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Reducing an Input Voltage

Discussion in 'Electronic Basics' started by Peter, Jul 28, 2003.

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  1. Peter

    Peter Guest

    Newbie question. I'm running a small timer circuit (555, CD4017 and
    some output Mosfets) from a 35v AC supply to sequence Christmas
    lights. At present I reduce the input to 15V DC as follows:

    35V AC (the Christmas lights input supply - typical Downunder outdoor
    lights).
    Bridge rectifier
    330uF smoothing cap
    2.2k 2W dropping resistor
    15V 5W zener
    100uF smoothing cap
    555 and 4017 (small cap, high resistors on 555 to reduce current
    drain).

    All of the above values were chosen by trial and error, the main
    criteria being
    - it would work (it does)
    - it would be as small as possible (eg. 330uF rather than 1000uF).

    I saw another posting referring to the use of a voltage divider
    resistor pair to reduce the voltage, with the zener in parallel with
    the grounded resistor.

    Would that allow a lower wattage zener to be used?
    Would it allow a lower wattage dropping resistor(s) to be used?
    Would it be a "better" design?
    Any other suggestions on minor improvements? (Still keeping it
    simple!)
     
  2. Baphomet

    Baphomet Guest

    I saw another posting referring to the use of a voltage divider
    resistor pair to reduce the voltage, with the zener in parallel with
    the grounded resistor.

    Would that allow a lower wattage zener to be used?

    YES (no yelling intended. Fred Abase got on my case for using HTML tags)

    Would it allow a lower wattage dropping resistor(s) to be used?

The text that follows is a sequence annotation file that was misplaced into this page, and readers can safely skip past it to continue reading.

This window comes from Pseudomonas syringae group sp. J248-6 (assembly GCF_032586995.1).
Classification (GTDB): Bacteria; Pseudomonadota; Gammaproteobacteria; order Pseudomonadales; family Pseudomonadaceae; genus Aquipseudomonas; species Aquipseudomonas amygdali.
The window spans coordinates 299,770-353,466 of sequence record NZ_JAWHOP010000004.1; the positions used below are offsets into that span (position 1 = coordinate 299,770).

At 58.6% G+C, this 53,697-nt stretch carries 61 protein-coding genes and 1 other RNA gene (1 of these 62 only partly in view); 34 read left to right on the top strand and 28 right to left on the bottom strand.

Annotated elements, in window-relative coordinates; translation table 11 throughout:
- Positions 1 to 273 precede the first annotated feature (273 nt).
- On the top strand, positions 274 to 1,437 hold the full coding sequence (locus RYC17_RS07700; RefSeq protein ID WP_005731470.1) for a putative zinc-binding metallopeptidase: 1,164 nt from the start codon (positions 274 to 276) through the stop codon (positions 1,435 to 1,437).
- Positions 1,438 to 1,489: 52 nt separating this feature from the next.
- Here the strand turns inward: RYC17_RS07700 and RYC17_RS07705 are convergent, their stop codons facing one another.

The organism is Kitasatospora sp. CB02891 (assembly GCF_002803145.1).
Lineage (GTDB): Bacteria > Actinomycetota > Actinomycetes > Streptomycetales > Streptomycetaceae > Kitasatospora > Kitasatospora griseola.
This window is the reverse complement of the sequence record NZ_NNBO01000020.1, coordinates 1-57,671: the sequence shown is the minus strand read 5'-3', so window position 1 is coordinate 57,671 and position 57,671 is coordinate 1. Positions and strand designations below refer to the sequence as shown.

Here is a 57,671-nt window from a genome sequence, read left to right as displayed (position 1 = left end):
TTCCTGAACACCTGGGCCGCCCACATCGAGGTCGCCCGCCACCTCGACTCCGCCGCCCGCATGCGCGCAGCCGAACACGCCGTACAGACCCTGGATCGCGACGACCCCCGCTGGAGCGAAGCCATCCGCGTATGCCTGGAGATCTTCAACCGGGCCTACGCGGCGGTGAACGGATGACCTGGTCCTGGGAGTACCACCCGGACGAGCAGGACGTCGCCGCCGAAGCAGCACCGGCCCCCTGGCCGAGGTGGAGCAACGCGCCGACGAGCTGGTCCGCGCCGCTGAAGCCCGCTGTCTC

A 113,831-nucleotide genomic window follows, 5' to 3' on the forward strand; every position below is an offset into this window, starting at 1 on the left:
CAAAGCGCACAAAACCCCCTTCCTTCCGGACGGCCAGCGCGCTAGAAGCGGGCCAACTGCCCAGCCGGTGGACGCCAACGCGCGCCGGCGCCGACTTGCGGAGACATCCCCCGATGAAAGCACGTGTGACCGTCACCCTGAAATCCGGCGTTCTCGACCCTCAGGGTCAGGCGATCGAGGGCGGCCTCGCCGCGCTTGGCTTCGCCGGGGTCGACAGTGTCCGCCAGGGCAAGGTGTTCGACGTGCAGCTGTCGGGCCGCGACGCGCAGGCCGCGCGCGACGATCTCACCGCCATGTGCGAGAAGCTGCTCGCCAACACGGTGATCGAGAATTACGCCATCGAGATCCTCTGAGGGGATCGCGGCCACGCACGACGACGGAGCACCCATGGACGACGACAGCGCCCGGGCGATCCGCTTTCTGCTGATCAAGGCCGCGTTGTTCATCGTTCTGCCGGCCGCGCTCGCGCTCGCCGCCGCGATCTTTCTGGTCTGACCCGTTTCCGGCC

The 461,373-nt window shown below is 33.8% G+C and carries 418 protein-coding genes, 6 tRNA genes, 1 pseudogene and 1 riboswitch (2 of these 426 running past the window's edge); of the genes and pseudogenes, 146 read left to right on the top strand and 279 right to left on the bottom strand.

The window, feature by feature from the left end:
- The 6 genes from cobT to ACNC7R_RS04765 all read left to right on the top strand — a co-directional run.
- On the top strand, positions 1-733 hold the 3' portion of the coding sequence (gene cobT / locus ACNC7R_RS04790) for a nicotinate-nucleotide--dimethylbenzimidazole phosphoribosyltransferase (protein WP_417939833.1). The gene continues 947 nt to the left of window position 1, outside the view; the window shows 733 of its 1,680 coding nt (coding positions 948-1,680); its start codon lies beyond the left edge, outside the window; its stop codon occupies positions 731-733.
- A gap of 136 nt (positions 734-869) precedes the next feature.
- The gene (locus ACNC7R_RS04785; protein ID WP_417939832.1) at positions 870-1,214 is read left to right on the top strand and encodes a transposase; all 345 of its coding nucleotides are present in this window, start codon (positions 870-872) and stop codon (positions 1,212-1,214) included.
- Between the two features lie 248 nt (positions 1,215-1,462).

NO

    Would it be a "better" design?

    DEPENDS upon what you mean by better. It would allow a lower wattage zener
    to be used at the expense of the voltage range of regulation. You would
    probably save a couple of cents on a lower wattage zener, or perhaps, you
    have a 15v. zener lying around but it's stand alone wattage is insufficient
    to the task, then using resistive shunting would be the way to go. If this
    isn't a consideration, I would go with an unshunted higher wattage zener and
    use one less resistor.

    Any other suggestions on minor improvements? (Still keeping it
    simple!)
     
  3. Bill Bowden

    Bill Bowden Guest

    The 2.2K resistor is only dissipating 0.56 watts, so you could
    use a 1 watt size, and the zener worst case current is 16mA,
    so you could use a 1/2 or 1 watt size.

    Also, the 330uF cap can be much smaller, at 20uF for 6 volts
    ripple, or 50uF for about 2 volts ripple. And the cap across
    the zener could be smaller at maybe 1uF since all it does
    is bypass the ICs.

    But since you have it working, might as well leave it as is.


    -Bill
     
  4. Rich Grise

    Rich Grise Guest

    (Peter) wrote in message
    ....
    It depends on what your intent is. If the goal is to light/
    sequence some lights, then if it ain't broke, don't fix it. If
    the point is to futz around with stuff to learn stuff, then
    not only go for it and see what happens, but try an LM317 or
    7815 or something as well. :)

    Have Fun!
    Rich
     
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